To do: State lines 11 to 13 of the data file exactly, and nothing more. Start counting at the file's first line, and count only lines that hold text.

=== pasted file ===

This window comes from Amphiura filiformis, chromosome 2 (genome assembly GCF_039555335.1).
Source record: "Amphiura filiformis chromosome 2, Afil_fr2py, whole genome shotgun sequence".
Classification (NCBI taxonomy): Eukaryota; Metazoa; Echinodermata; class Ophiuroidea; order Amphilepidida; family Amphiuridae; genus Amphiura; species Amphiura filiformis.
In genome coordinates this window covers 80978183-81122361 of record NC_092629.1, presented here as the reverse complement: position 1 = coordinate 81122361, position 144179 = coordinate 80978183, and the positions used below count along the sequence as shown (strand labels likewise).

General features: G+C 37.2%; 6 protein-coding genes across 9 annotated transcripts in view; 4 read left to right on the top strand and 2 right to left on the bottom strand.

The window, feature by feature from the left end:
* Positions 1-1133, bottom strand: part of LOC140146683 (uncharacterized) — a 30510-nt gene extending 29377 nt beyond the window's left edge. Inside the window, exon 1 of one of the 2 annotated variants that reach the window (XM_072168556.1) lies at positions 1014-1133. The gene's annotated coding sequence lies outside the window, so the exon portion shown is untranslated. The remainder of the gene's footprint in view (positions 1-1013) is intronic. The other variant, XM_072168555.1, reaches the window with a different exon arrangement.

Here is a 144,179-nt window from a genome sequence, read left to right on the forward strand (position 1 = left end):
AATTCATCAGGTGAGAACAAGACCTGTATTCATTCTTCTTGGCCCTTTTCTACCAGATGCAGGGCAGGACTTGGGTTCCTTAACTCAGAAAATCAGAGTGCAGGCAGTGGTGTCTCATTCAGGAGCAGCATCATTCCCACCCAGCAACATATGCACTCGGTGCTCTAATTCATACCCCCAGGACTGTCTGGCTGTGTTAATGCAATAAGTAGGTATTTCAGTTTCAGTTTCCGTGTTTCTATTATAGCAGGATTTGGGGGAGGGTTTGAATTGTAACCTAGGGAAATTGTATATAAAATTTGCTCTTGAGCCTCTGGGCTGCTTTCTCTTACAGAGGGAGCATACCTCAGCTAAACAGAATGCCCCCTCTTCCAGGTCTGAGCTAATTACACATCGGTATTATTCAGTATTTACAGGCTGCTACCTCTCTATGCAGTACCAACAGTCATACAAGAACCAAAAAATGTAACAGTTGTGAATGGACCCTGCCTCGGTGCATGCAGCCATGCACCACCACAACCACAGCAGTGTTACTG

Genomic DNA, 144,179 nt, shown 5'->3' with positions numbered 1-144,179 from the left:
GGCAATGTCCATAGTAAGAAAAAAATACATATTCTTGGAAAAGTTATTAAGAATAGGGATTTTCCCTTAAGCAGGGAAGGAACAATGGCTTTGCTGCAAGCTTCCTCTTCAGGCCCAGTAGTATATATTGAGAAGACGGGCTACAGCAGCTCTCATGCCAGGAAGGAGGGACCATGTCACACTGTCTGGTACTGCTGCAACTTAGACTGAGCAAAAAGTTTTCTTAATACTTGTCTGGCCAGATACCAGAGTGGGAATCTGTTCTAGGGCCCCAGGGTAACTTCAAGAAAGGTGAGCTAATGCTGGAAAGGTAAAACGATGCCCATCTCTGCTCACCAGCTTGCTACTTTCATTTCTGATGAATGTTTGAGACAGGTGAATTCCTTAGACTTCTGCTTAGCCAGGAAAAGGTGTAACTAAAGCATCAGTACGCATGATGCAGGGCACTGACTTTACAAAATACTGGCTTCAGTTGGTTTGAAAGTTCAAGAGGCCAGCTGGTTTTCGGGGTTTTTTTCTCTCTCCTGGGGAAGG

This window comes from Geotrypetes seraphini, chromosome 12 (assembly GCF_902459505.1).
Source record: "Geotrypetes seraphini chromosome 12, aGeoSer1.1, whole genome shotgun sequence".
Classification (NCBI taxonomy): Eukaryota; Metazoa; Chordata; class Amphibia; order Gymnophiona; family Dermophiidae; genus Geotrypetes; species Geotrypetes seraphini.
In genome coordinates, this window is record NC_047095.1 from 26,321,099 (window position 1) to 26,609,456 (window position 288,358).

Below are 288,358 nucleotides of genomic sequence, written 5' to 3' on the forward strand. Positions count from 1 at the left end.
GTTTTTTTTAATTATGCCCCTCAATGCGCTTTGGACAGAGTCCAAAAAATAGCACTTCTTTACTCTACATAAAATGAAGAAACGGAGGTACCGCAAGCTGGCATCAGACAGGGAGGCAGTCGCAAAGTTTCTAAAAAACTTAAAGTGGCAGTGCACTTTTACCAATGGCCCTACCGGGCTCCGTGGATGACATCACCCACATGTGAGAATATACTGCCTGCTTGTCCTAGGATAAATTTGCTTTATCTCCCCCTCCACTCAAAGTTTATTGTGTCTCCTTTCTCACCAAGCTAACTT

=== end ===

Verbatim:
GGCAATGTCCATAGTAAGAAAAAAATACATATTCTTGGAAAAGTTATTAAGAATAGGGATTTTCCCTTAAGCAGGGAAGGAACAATGGCTTTGCTGCAAGCTTCCTCTTCAGGCCCAGTAGTATATATTGAGAAGACGGGCTACAGCAGCTCTCATGCCAGGAAGGAGGGACCATGTCACACTGTCTGGTACTGCTGCAACTTAGACTGAGCAAAAAGTTTTCTTAATACTTGTCTGGCCAGATACCAGAGTGGGAATCTGTTCTAGGGCCCCAGGGTAACTTCAAGAAAGGTGAGCTAATGCTGGAAAGGTAAAACGATGCCCATCTCTGCTCACCAGCTTGCTACTTTCATTTCTGATGAATGTTTGAGACAGGTGAATTCCTTAGACTTCTGCTTAGCCAGGAAAAGGTGTAACTAAAGCATCAGTACGCATGATGCAGGGCACTGACTTTACAAAATACTGGCTTCAGTTGGTTTGAAAGTTCAAGAGGCCAGCTGGTTTTCGGGGTTTTTTTCTCTCTCCTGGGGAAGG

This window comes from Geotrypetes seraphini, chromosome 12 (assembly GCF_902459505.1).
Source record: "Geotrypetes seraphini chromosome 12, aGeoSer1.1, whole genome shotgun sequence".